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Wasabi History

History of Wasabi

Wasabi is essential for Japanese food like sushi. A fresh-tasting ingredient of Japan, it is being characterized by a nose-burning sensation when eaten.

Wasabi used to be used as a medicinal plant around the 10th century in Japan.

tokugawa kamon & wasabi leaf

The “Cookbook of the Shijo School”, published in 1489, was the first time Koi’s sashimi was described as being dipped in wasabi vinegar.

So it said that wasabi began to be used in cooking at that time. During those days, vinegar was the basic seasoning.

This gave rise to a variety of vinegar like Miso vinegar, walnut vinegar, etc.  Soy sauce was not yet commonly used in that time.

During the Edo Period in the 17th century, wasabi was cultivated in a government farms located in Shizuoka.

Since wasabi leaves look similar to the Aoi-Mon (mallow patterns) of the House of Tokugawa, the ruling shogunate of the day, growing wasabi was hardly left to ordinary people at that time. When it came to be cultivated in areas beyond government farms, it began to be supplied in the town of Edo.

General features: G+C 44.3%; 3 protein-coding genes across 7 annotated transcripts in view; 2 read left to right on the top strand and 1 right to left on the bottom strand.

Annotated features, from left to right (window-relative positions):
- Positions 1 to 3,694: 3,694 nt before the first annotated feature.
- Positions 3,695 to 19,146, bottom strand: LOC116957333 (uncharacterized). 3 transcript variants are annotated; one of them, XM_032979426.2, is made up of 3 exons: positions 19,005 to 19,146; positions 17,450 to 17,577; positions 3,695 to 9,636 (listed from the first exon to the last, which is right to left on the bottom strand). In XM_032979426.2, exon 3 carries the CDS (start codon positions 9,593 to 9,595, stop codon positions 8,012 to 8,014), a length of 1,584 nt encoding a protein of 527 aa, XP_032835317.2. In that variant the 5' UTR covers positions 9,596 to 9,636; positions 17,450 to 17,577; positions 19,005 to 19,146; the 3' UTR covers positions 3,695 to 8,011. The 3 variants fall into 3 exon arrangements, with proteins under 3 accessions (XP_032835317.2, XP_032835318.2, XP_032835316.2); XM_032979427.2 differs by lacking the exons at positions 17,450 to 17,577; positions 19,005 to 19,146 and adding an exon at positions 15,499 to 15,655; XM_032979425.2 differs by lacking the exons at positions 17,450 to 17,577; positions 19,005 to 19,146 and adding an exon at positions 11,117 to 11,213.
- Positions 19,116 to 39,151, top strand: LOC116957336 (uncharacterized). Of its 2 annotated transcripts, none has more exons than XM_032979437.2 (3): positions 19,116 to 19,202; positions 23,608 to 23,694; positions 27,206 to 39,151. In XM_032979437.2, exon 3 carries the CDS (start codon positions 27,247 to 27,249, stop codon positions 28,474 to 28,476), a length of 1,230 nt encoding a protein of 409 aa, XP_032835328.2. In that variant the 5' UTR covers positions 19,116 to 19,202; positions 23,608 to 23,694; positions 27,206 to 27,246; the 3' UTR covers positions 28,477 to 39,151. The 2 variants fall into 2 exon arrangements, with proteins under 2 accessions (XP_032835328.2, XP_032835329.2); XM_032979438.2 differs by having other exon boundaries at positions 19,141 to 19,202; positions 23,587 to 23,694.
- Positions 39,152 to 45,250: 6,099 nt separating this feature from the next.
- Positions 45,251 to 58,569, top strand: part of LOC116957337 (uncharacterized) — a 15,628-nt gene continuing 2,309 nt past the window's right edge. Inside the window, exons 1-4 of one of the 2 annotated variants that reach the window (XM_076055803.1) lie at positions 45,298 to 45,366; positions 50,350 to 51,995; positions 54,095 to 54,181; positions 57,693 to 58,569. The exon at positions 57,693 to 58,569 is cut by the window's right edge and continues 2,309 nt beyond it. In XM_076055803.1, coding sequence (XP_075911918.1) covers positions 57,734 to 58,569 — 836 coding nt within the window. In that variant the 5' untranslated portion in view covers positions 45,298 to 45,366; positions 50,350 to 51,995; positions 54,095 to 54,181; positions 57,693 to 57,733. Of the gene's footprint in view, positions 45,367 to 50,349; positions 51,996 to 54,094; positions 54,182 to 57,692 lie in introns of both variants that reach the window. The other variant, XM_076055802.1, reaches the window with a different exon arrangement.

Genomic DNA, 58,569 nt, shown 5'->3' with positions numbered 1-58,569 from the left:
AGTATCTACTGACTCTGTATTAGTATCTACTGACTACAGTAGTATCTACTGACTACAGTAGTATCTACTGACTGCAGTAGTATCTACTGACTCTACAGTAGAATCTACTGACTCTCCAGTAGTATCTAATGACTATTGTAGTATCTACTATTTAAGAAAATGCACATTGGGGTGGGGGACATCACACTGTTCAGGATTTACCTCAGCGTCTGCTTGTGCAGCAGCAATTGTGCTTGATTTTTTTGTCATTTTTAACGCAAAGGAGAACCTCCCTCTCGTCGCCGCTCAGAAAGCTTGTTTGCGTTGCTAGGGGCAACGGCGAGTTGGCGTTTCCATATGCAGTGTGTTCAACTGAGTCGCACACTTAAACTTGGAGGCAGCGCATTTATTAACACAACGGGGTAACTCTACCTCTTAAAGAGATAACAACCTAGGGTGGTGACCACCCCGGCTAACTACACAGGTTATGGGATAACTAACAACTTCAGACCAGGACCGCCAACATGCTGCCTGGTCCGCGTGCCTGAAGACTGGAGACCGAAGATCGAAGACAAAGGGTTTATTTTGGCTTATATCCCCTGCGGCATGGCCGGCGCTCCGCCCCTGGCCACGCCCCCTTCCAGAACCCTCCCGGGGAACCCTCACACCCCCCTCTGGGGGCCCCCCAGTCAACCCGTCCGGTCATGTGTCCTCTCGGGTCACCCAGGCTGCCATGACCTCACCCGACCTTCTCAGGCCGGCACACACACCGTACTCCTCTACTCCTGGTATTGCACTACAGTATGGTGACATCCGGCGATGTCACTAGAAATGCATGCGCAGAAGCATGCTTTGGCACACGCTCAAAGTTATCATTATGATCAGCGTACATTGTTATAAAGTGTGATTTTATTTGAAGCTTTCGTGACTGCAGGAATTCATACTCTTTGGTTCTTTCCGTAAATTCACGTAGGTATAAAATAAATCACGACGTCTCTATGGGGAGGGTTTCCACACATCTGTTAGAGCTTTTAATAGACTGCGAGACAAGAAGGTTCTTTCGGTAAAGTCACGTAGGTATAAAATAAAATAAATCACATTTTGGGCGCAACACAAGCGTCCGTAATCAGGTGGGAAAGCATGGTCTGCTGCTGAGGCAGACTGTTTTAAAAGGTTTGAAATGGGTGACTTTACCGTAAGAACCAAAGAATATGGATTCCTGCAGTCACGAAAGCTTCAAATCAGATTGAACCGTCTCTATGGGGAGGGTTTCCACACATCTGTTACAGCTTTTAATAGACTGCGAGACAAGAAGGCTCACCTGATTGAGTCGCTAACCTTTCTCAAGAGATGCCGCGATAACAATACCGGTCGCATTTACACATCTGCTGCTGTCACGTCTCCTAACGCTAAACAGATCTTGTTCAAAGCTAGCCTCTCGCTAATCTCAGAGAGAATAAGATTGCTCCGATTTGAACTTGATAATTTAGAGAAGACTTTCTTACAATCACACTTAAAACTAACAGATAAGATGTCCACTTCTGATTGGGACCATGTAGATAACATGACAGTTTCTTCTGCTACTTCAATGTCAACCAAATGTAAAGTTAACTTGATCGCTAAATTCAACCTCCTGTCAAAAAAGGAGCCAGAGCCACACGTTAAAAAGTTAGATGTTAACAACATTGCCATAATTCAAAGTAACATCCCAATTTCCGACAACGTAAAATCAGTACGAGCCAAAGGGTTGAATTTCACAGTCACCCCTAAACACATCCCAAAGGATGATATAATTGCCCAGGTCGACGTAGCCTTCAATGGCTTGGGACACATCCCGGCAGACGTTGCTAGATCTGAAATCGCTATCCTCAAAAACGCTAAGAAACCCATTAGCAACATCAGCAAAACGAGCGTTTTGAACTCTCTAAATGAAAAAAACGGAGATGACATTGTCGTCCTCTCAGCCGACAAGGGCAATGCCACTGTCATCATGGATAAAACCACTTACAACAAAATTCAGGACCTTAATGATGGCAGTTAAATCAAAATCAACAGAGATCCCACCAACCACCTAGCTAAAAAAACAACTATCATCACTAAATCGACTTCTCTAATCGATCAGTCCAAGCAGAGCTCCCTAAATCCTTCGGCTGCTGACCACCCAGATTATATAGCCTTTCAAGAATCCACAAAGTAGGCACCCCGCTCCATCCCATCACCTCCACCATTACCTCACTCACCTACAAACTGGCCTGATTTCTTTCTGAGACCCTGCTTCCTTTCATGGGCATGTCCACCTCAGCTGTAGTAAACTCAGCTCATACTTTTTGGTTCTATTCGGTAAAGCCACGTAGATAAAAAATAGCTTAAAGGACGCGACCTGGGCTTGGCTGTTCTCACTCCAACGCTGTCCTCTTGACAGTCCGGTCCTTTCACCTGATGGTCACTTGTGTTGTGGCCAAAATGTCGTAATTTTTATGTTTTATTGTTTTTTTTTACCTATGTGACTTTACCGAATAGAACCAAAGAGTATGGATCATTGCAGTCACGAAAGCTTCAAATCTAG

At first, it used to be used as a spice for Soba and for getting rid of the smell of fish.

It began to be used in 1820 when they served sushi, with wasabi between the rice and topping.

Edo-style sushi was said to be perfected when Yohe Hanaya served sushi with wasabi and tea.

Kinds of Wasabi

Water-grown wasabi (River-grown wasabi)
Cultivated in clear streams such as mountain streams and springs.
Shizuoka, Nagano, Shimane and Tokyo

Soil-grown wasabi (Farm-grown wasabi)
Cultivated in cool and humid fields
Oita, Shimane, Nagano, Fukushima and Yamaguchi
Producing countries other than Japan  China, Taiwan, Indonesia and Vietnam

Western wasabi (Horseradish) Hokkaido
It said that Wasabi came to Japan from Eastern Europe in the middle of the 19th century.

horse radish


Source : Data from the Japan Processed Wasabi Association


Tokyo Oume Kaneku(wasabi  company) factory
wasabi factory


Tokyo Sushi Academy Singapore

Nigiri sushi short class